There Thing 1 goes…

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After napping and meds, Thing 2’s fever broke, and he kept asking to “go to the water.” We ate dinner on the boardwalk and let Thing 2 put his feet in the water.

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Except he did not stop with his feet and jumped into the ocean with his clothes on. Typical.

Thing 1 and I walked to the end of the pier and saw a fisherman hook a shark. That was a little disturbing, but Thing 1 was not phased.

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Surfers Healing Virginia Beach is a two-day camp serving over 400 participants. Felt like a long shot, but I contacted them and asked if Thing 2 could return the next day if he remained fever-free. The response was only one word: “Absolutely.” Thing 2 slept well that night, his cough was not oppressive, and his fever did not return. Saturday morning, we were back at the beach! Like Thing 1 last year, Thing 2 was not a fan of the life jacket. He started crying, but a volunteer scooped him into his arms and carried him to the surfboard. No time for hesitation. I’m grateful for the patience of that volunteer and the surfer–because it took Thing 2 a few minutes to relax. He loves the water, but being around strangers and trying something new was terrifying. Once he got his bearings, the rest was magic.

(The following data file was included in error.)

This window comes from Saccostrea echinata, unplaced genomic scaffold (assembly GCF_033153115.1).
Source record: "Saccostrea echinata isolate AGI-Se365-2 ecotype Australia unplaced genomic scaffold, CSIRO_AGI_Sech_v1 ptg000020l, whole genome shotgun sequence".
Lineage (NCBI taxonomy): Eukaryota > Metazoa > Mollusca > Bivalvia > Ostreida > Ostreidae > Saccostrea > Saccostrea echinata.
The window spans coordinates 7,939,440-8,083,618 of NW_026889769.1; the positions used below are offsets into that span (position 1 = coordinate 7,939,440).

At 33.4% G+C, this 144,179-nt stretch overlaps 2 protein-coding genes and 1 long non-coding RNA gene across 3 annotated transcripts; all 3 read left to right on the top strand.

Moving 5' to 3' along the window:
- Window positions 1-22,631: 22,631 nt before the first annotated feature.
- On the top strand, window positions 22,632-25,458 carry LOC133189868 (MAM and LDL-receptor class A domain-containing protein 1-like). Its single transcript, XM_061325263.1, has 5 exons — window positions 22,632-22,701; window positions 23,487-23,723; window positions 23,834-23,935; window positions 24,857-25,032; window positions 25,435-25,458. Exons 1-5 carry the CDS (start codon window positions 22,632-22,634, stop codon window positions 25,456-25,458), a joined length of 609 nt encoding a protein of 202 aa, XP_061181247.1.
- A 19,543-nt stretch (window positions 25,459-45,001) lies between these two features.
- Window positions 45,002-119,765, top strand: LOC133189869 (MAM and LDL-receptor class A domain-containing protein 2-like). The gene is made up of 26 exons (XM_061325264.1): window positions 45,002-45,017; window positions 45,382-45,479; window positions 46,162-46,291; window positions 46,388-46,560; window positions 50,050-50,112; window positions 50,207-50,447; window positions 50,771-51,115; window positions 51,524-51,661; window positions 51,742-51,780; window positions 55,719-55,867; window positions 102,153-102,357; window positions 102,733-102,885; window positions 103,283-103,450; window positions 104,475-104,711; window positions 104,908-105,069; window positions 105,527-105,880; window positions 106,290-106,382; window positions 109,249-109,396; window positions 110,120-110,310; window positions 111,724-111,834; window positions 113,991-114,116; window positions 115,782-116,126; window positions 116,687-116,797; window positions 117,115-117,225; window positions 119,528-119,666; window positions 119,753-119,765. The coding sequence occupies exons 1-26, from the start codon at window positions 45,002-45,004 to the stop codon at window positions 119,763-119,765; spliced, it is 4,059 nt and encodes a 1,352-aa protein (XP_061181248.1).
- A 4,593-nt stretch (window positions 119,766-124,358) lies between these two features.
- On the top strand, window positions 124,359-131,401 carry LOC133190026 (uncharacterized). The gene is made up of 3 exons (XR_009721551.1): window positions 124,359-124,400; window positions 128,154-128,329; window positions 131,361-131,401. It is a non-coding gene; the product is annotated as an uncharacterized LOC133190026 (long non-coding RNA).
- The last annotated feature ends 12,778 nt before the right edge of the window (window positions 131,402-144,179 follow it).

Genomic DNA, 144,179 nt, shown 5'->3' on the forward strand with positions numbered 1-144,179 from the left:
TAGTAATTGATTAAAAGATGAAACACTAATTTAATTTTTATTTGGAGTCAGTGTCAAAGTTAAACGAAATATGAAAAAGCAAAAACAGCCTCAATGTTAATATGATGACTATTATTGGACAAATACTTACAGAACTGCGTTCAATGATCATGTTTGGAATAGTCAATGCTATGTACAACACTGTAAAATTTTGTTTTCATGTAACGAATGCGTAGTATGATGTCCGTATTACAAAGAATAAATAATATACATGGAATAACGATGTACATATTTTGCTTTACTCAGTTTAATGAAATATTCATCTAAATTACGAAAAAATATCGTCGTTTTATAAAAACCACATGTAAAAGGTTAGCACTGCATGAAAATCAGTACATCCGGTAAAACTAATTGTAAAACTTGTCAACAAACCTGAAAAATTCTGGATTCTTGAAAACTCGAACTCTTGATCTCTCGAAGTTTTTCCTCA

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From there, we headed home via the Jamestown Ferry. It’s funny…take the boys to the beach for two days, and it’s just okay. Put your car on a boat and cross the water, and they are amazed. Needless to say, the Ferry was the piece de resistance.